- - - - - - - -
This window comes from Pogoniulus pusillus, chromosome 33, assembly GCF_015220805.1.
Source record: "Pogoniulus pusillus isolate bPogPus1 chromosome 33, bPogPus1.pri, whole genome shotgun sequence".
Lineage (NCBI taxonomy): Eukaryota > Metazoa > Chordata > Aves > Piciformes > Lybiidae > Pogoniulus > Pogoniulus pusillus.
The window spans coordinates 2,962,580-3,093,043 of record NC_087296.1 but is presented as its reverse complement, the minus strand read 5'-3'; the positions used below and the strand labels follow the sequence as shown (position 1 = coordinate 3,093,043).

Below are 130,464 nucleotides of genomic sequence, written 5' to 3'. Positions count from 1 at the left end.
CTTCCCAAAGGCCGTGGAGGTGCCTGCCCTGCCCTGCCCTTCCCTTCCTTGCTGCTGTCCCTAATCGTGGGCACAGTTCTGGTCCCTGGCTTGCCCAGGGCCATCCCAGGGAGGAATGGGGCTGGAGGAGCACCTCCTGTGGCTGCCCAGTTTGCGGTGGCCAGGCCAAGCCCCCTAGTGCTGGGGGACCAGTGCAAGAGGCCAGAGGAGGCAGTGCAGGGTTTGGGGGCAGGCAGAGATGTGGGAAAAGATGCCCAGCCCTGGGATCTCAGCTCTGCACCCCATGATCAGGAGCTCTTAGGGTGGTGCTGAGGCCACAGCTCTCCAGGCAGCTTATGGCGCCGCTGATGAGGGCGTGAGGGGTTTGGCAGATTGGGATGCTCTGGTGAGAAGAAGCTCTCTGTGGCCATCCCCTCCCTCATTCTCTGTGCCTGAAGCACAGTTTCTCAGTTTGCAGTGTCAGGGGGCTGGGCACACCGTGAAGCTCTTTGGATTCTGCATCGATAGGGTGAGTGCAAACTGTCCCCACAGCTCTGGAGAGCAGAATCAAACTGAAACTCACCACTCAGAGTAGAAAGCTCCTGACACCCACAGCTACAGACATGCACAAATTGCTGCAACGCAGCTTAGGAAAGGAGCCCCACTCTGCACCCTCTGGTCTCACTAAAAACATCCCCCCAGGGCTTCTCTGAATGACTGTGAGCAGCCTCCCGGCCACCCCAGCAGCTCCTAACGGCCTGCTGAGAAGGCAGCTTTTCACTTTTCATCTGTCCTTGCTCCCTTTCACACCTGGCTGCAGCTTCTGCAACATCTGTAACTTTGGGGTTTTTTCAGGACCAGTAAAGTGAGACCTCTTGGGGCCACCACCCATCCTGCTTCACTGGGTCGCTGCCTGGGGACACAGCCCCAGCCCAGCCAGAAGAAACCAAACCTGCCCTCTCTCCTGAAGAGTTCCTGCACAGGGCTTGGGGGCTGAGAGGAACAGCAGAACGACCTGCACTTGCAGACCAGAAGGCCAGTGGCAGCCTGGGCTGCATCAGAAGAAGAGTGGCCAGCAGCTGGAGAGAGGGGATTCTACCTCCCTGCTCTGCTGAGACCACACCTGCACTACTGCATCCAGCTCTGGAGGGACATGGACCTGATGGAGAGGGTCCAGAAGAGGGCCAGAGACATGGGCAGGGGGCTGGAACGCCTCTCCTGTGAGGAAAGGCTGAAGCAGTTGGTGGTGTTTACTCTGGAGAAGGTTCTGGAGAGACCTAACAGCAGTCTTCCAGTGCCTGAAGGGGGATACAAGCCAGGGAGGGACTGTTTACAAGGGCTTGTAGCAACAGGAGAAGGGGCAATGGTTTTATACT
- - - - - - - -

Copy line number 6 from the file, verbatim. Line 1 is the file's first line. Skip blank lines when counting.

CTTCCCAAAGGCCGTGGAGGTGCCTGCCCTGCCCTGCCCTTCCCTTCCTTGCTGCTGTCCCTAATCGTGGGCACAGTTCTGGTCCCTGGCTTGCCCAGGGCCATCCCAGGGAGGAATGGGGCTGGAGGAGCACCTCCTGTGGCTGCCCAGTTTGCGGTGGCCAGGCCAAGCCCCCTAGTGCTGGGGGACCAGTGCAAGAGGCCAGAGGAGGCAGTGCAGGGTTTGGGGGCAGGCAGAGATGTGGGAAAAGATGCCCAGCCCTGGGATCTCAGCTCTGCACCCCATGATCAGGAGCTCTTAGGGTGGTGCTGAGGCCACAGCTCTCCAGGCAGCTTATGGCGCCGCTGATGAGGGCGTGAGGGGTTTGGCAGATTGGGATGCTCTGGTGAGAAGAAGCTCTCTGTGGCCATCCCCTCCCTCATTCTCTGTGCCTGAAGCACAGTTTCTCAGTTTGCAGTGTCAGGGGGCTGGGCACACCGTGAAGCTCTTTGGATTCTGCATCGATAGGGTGAGTGCAAACTGTCCCCACAGCTCTGGAGAGCAGAATCAAACTGAAACTCACCACTCAGAGTAGAAAGCTCCTGACACCCACAGCTACAGACATGCACAAATTGCTGCAACGCAGCTTAGGAAAGGAGCCCCACTCTGCACCCTCTGGTCTCACTAAAAACATCCCCCCAGGGCTTCTCTGAATGACTGTGAGCAGCCTCCCGGCCACCCCAGCAGCTCCTAACGGCCTGCTGAGAAGGCAGCTTTTCACTTTTCATCTGTCCTTGCTCCCTTTCACACCTGGCTGCAGCTTCTGCAACATCTGTAACTTTGGGGTTTTTTCAGGACCAGTAAAGTGAGACCTCTTGGGGCCACCACCCATCCTGCTTCACTGGGTCGCTGCCTGGGGACACAGCCCCAGCCCAGCCAGAAGAAACCAAACCTGCCCTCTCTCCTGAAGAGTTCCTGCACAGGGCTTGGGGGCTGAGAGGAACAGCAGAACGACCTGCACTTGCAGACCAGAAGGCCAGTGGCAGCCTGGGCTGCATCAGAAGAAGAGTGGCCAGCAGCTGGAGAGAGGGGATTCTACCTCCCTGCTCTGCTGAGACCACACCTGCACTACTGCATCCAGCTCTGGAGGGACATGGACCTGATGGAGAGGGTCCAGAAGAGGGCCAGAGACATGGGCAGGGGGCTGGAACGCCTCTCCTGTGAGGAAAGGCTGAAGCAGTTGGTGGTGTTTACTCTGGAGAAGGTTCTGGAGAGACCTAACAGCAGTCTTCCAGTGCCTGAAGGGGGATACAAGCCAGGGAGGGACTGTTTACAAGGGCTTGTAGCAACAGGAGAAGGGGCAATGGTTTTATACT